[Cole’s] only made a detailed post about 500C and a teaser about the Apollo 11 camera. However, there’s a lot of detail about what NASA — and an RCA technician named [Red Williams] — did to get the camera space-ready.

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SpaceX Clips Dragon’s Wings After Investigation

When the SpaceX Dragon spacecraft reached orbit for the first time in 2010, it was a historic achievement. But to qualify for NASA’s Commercial Orbital Transportation Services (COTS) program, the capsule also needed to demonstrate that it could return safely to Earth. Its predecessor, the Space Shuttle, had wings that let it glide home and land like a plane. But in returning to the classic capsule design of earlier spacecraft, SpaceX was forced to rely on a technique not used by American spacecraft since the 1970s: parachutes and an ocean splashdown.

The Dragon’s descent under parachute, splashdown, and subsequent successful recovery paved the way for SpaceX to begin a series of resupply missions to the International Space Station that continue to this day. But not everyone at SpaceX was satisfied with their 21st century spacecraft having to perform such an anachronistic landing. At a post-mission press conference, CEO Elon Musk told those in attendance that eventually the Dragon would be able to make a pinpoint touchdown using thrusters and deployable landing gear:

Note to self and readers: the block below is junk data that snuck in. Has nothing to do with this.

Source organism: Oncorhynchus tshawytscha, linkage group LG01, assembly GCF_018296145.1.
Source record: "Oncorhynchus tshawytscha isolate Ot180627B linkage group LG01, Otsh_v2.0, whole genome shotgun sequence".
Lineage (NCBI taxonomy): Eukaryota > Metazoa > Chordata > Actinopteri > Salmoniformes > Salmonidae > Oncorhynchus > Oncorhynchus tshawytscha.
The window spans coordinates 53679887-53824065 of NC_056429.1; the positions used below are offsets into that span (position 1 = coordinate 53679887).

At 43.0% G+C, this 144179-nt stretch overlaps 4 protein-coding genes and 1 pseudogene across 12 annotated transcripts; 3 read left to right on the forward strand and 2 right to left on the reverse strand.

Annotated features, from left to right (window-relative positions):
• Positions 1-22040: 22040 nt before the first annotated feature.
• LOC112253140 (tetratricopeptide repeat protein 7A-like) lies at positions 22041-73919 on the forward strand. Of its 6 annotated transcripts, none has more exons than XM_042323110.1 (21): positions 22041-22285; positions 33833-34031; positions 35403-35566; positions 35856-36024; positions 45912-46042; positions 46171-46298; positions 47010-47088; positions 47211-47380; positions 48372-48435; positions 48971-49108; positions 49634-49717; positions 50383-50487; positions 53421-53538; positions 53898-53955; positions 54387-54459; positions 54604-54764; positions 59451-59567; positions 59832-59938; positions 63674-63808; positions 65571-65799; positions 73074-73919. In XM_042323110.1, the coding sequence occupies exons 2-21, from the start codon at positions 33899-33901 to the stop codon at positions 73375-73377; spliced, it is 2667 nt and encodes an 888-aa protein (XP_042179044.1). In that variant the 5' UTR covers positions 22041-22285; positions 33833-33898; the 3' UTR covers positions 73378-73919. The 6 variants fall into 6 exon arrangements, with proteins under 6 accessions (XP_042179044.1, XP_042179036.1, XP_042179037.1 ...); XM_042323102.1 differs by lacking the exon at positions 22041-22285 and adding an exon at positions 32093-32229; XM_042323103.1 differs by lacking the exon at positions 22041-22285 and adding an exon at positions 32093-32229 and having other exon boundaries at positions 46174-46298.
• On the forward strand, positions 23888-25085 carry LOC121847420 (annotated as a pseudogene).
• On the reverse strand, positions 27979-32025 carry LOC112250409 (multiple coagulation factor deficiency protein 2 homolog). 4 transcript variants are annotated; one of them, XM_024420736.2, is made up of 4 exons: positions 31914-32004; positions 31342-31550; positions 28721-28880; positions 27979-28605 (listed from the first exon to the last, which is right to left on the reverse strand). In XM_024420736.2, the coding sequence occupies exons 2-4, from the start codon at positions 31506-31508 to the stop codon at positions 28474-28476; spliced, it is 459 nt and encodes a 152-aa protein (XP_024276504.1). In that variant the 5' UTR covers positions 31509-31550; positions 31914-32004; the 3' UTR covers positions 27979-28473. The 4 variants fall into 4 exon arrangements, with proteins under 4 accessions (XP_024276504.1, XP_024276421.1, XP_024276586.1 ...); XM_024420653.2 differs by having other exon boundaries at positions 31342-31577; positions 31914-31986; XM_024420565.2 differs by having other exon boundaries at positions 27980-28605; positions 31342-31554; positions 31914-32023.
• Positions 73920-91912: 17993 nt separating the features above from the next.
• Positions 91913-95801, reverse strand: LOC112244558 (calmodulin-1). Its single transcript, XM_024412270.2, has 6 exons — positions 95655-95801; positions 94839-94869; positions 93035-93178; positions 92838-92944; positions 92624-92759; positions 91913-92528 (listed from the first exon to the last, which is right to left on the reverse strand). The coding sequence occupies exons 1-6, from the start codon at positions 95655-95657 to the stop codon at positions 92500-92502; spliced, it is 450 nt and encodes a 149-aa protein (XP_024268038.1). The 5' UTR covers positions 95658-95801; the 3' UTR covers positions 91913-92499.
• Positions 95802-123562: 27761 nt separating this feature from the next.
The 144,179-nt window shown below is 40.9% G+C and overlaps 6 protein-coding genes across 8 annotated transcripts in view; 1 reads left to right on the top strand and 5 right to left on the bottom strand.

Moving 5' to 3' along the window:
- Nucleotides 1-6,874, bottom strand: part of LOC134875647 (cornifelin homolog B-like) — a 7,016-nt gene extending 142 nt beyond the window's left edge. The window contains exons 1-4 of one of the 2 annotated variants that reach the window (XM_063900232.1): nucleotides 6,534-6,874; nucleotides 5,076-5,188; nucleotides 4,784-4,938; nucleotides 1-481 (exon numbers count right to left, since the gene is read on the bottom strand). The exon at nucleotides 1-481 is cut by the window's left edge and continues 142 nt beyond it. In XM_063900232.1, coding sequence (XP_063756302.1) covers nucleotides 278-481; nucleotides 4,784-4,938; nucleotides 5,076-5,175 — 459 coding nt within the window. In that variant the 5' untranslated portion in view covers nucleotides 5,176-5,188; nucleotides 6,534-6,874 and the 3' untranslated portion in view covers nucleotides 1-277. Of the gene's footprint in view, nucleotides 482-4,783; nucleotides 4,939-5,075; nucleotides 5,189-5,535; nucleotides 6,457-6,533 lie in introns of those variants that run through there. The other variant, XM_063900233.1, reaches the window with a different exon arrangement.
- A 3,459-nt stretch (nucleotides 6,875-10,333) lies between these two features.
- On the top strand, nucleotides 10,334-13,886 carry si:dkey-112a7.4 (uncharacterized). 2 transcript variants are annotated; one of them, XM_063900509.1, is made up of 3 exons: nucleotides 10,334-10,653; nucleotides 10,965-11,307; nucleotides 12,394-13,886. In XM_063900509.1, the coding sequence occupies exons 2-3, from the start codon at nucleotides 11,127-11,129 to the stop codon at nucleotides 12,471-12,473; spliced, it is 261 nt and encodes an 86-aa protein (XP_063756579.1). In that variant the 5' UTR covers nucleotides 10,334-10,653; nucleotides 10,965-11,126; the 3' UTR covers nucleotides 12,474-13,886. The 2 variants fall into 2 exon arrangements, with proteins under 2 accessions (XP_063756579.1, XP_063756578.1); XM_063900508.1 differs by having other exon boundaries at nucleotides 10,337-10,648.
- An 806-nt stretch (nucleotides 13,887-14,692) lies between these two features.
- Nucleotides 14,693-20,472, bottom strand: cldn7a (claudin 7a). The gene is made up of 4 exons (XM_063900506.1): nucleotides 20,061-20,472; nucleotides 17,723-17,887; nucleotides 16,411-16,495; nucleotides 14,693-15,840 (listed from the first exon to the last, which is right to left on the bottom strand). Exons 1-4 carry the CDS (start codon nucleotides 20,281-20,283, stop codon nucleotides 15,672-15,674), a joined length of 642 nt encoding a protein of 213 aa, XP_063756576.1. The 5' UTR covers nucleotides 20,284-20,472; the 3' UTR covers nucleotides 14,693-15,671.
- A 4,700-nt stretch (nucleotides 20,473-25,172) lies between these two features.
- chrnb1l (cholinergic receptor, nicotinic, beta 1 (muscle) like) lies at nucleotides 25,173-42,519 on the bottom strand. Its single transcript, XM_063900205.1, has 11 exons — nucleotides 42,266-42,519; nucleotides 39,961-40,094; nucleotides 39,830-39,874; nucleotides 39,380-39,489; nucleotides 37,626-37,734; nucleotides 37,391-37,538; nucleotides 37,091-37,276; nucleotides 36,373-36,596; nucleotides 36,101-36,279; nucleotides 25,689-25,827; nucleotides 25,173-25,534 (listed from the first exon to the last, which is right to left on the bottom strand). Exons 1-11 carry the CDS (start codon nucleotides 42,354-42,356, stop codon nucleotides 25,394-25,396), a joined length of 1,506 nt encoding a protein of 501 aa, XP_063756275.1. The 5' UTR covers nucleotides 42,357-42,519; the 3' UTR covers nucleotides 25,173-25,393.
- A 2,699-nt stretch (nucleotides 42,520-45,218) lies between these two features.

The architecture that you observed today is obviously similar to what was employed in the Apollo era, but the next generation Dragon, the Crew Dragon, we’re actually going to be aiming for a propulsive landing with gear. We’ll still have the parachutes as a backup, but it’s going to be a precision landing, you could literally land on something the size of a helipad propulsively with gear, refuel, and take off again.

But just shy of a decade later, the violent explosion of the first space worthy Crew Dragon has become the final nail in the coffin for Elon’s dream of manned space capsules landing like helicopters. In truth, the future of this particular capability was already looking quite dim given NASA’s preference for a more pragmatic approach to returning their astronauts from space. But Crew Dragon design changes slated to be implemented in light of findings made during the accident report will all but completely remove the possibility of Dragon ever performing a propulsive landing.